Flashing the Oak is still a pain: before each reflash I have to restart the Oak with pin 1 to GND, otherwise flashing invariably fails. I hope that will get sorted out at some point. Other than that: I love the little guy!

I made a little write up on my own site, with pictures and links to the code and examples on Github.




defragster

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Re: CO2 sensor hacking, MQTT messaging
« Reply #7 on: April 18, 2016, 01:11:58 am »
Hi @Pegman - looks like I cross posted my sample gathering - Project and Support - somehow I didn't see the MQTT was all from you :-)  Though I see you have different code there and here.

Can you sprinkle yield() in your code where you are busy (and not time critical) and see any change? That is what delay() does and it lets the WiFi hardware keep the device network active.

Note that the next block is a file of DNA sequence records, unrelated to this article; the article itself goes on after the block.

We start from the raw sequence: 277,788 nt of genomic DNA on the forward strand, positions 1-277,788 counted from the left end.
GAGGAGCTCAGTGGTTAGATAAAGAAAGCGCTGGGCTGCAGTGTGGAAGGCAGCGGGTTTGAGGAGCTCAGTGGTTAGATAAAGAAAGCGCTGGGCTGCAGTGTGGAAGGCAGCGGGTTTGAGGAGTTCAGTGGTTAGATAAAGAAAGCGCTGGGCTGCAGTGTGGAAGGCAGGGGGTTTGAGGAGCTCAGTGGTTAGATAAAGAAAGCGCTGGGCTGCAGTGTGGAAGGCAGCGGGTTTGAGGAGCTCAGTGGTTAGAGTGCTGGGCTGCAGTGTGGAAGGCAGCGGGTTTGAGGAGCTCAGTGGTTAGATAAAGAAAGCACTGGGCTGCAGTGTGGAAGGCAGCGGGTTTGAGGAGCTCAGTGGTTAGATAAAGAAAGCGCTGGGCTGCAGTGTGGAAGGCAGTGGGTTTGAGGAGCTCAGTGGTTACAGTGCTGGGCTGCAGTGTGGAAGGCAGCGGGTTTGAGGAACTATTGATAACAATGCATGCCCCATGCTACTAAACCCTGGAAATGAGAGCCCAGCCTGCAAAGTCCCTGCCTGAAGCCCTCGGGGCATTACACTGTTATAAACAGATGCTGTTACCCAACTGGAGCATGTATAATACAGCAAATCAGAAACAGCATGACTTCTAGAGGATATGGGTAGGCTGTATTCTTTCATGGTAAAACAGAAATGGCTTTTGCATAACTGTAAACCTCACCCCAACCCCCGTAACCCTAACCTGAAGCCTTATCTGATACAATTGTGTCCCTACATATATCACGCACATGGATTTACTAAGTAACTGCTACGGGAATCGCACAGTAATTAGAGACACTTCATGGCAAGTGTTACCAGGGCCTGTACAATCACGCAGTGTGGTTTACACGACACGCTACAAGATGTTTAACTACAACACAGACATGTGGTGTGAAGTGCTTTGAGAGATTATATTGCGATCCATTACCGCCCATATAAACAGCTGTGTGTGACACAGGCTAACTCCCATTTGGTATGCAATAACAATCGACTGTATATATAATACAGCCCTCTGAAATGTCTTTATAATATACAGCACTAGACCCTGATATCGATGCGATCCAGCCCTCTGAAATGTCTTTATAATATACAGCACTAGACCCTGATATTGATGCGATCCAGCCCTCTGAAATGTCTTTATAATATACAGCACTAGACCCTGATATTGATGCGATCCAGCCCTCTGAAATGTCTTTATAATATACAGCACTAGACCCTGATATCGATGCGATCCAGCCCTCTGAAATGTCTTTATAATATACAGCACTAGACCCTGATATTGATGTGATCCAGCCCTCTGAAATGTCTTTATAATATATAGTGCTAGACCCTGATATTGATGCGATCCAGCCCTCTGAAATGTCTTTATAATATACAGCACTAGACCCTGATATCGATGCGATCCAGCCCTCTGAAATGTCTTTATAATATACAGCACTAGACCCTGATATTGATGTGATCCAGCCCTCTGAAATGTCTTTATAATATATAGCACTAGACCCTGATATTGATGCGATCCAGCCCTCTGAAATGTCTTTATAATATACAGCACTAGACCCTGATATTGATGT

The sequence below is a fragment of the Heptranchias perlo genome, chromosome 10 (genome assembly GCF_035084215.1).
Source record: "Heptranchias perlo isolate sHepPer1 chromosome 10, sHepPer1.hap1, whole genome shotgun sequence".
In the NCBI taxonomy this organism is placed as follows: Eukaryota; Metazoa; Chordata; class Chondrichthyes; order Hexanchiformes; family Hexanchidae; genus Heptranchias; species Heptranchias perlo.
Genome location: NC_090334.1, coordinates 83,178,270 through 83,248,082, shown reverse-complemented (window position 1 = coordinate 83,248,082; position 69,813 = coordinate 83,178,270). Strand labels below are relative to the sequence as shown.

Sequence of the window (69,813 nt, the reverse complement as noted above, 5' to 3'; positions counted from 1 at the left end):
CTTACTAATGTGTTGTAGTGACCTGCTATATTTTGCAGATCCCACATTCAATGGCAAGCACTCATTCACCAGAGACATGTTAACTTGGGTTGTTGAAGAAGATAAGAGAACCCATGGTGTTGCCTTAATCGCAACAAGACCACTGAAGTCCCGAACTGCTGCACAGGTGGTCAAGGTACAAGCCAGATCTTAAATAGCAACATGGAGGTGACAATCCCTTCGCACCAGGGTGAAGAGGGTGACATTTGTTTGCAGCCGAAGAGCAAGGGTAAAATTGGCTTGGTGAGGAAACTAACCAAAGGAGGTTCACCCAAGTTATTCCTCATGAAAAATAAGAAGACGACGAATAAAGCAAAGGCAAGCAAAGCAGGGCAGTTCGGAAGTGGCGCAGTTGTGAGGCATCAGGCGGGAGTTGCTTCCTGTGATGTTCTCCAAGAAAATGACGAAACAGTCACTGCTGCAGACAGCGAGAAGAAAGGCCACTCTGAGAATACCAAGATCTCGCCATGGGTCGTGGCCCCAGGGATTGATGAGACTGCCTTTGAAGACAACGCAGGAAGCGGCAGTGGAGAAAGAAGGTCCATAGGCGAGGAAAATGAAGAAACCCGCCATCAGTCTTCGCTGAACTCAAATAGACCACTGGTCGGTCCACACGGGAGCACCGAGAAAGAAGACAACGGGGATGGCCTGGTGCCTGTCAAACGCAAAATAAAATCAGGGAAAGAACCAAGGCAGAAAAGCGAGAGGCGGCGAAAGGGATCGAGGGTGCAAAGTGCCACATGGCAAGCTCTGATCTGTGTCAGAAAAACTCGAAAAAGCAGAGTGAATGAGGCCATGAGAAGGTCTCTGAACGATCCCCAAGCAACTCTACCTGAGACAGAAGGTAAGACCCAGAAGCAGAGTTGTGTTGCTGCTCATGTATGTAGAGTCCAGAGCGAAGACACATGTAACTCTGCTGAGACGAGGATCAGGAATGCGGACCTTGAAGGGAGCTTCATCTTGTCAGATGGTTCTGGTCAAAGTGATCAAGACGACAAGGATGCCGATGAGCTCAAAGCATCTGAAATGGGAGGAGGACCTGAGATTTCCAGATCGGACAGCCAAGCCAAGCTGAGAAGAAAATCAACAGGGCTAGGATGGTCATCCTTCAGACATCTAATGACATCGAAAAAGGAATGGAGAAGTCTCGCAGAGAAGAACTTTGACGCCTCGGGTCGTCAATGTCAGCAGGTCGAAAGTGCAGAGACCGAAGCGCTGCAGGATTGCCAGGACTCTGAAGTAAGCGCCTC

That delay(5000) in reconnect might stem from losing the network - and also end up keeping you out of loop() and causing your failure to get OTA particle uploads as well.

In reconnect() if the "while (!client.connected())" became an if() the delay(5000) could go away - that would get you back to loop where you could just exclude your code that needs "(client.connected()" and then watch millis() for 5 seconds to elapse between retries in loop() to reconnect.  Any time you can avoid delay() you will be better off. ... like you do with lastMsg.

Given the code you get to (given it is different in 2 places)- I might be inclined to try it myself if you can't clean it up to be more reliable.

Pegman